The launch of a French rocket called Ariane 5 which would have placed two communications satellites for Brazil and South Korea into orbit was delayed by striking workers.
The transfer of the rocket to its launch pad was postponed after striking workers erected a barricade of tyres and wooden pallets at the Kourou Space Center, which is in French Guiana, on the northeastern coast of South America.
“Due to a strike, the scheduled transfer operation to move the rocket from the final assembly building to the launching zone could not go ahead,” Arianespace said in a statement yesterday.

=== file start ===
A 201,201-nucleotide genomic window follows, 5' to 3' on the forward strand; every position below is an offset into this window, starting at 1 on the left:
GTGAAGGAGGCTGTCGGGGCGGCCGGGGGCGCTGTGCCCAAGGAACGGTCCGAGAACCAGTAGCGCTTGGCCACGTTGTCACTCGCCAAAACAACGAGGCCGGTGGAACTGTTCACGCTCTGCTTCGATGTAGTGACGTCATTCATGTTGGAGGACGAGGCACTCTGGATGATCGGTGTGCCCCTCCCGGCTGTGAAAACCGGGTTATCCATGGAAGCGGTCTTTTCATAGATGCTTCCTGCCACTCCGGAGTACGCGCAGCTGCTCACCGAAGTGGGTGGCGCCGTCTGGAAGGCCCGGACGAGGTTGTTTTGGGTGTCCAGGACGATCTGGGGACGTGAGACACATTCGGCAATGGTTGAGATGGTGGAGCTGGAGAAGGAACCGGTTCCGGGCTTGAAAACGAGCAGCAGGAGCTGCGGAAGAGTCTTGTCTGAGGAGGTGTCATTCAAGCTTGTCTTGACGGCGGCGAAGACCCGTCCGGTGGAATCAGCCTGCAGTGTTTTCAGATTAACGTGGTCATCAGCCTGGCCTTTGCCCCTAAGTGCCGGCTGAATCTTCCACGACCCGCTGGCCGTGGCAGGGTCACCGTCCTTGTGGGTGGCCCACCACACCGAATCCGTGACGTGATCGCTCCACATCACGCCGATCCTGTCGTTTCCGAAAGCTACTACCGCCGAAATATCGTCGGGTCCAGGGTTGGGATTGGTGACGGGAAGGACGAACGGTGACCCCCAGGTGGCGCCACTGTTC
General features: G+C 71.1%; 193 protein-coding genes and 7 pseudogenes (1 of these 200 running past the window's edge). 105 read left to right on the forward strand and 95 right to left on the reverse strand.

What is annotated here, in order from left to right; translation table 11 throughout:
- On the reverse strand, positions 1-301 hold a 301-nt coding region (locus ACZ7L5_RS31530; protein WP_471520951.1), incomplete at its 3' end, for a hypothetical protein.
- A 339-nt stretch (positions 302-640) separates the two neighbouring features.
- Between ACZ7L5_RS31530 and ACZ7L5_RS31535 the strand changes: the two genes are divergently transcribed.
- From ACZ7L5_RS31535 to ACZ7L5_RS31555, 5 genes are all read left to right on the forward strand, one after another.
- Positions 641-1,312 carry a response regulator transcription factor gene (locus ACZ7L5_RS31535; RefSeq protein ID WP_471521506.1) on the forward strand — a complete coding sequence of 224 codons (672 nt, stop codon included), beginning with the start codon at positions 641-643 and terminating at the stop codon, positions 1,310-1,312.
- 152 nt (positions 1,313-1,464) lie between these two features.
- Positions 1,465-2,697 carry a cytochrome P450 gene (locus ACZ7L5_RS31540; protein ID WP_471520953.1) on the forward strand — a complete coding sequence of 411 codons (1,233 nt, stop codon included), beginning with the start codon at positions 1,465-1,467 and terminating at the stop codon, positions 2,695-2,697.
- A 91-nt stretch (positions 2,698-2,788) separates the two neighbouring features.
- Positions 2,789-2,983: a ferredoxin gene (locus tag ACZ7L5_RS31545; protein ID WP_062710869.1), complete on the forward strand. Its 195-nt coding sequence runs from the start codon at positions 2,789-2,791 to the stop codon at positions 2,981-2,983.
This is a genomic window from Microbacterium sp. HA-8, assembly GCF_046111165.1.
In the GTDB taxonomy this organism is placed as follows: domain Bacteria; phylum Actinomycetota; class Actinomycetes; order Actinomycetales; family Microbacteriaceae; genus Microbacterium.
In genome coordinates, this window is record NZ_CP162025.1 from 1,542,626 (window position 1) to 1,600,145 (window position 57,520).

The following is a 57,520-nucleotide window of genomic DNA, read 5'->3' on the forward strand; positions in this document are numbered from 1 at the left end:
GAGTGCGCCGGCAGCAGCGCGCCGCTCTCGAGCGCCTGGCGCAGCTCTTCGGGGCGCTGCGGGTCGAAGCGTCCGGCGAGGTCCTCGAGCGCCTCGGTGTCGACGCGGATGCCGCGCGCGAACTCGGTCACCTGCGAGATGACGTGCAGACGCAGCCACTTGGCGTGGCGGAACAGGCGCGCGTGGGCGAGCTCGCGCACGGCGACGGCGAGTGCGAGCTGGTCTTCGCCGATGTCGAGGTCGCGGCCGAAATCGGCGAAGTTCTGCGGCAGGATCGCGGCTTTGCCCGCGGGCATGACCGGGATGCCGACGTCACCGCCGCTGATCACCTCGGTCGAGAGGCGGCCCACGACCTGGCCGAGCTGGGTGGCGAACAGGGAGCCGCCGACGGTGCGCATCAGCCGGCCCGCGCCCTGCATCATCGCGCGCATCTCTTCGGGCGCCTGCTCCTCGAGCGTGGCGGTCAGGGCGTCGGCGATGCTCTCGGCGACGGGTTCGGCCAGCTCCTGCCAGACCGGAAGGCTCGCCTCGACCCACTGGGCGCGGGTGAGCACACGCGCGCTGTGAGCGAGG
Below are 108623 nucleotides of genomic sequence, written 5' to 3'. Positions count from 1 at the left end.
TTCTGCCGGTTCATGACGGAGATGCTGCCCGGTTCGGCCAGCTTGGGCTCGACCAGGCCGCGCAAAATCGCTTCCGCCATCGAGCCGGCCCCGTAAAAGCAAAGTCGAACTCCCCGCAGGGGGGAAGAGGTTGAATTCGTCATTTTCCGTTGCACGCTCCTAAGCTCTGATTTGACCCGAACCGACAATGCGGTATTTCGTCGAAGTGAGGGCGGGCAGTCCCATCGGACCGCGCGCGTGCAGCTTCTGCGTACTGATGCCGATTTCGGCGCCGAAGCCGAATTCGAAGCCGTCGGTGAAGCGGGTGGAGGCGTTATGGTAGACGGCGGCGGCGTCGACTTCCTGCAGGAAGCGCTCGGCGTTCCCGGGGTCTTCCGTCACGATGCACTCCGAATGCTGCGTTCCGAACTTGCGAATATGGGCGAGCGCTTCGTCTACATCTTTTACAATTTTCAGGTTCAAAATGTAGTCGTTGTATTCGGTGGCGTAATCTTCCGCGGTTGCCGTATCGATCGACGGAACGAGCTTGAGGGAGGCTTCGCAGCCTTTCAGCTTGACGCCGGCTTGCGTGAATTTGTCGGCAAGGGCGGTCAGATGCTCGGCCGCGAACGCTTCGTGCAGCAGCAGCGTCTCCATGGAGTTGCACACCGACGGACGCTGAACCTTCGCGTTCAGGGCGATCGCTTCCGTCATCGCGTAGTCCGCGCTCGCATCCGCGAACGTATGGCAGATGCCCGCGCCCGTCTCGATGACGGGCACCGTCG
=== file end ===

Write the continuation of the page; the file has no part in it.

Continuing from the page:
“Arianespace has been obliged to postpone the transfer 24 hours,” the statement added.
The VA236 rocket is set to put into orbit two communications satellites.
One satellite, called SGDC, will provide strategic communications for the Brazilian government and military services, and beam broadband services across all of the country’s territory, helping to provide internet access to remote and underserved communities.
The other, KOREASAT-7, owned by South Korea’s KTsat, will provide a range of video and data services over Korea, the Philippines, Southeast Asia, India and Indonesia.
The launch, which had been scheduled for today, is now set for tomorrow, between 1731 and 2020 local time (2031 and 2320 GMT), the Arianespace statement said.
The strike was mainly organised by workers for public energy company EDF Guyane and staff at the Kourou hospital, according to the local trade union.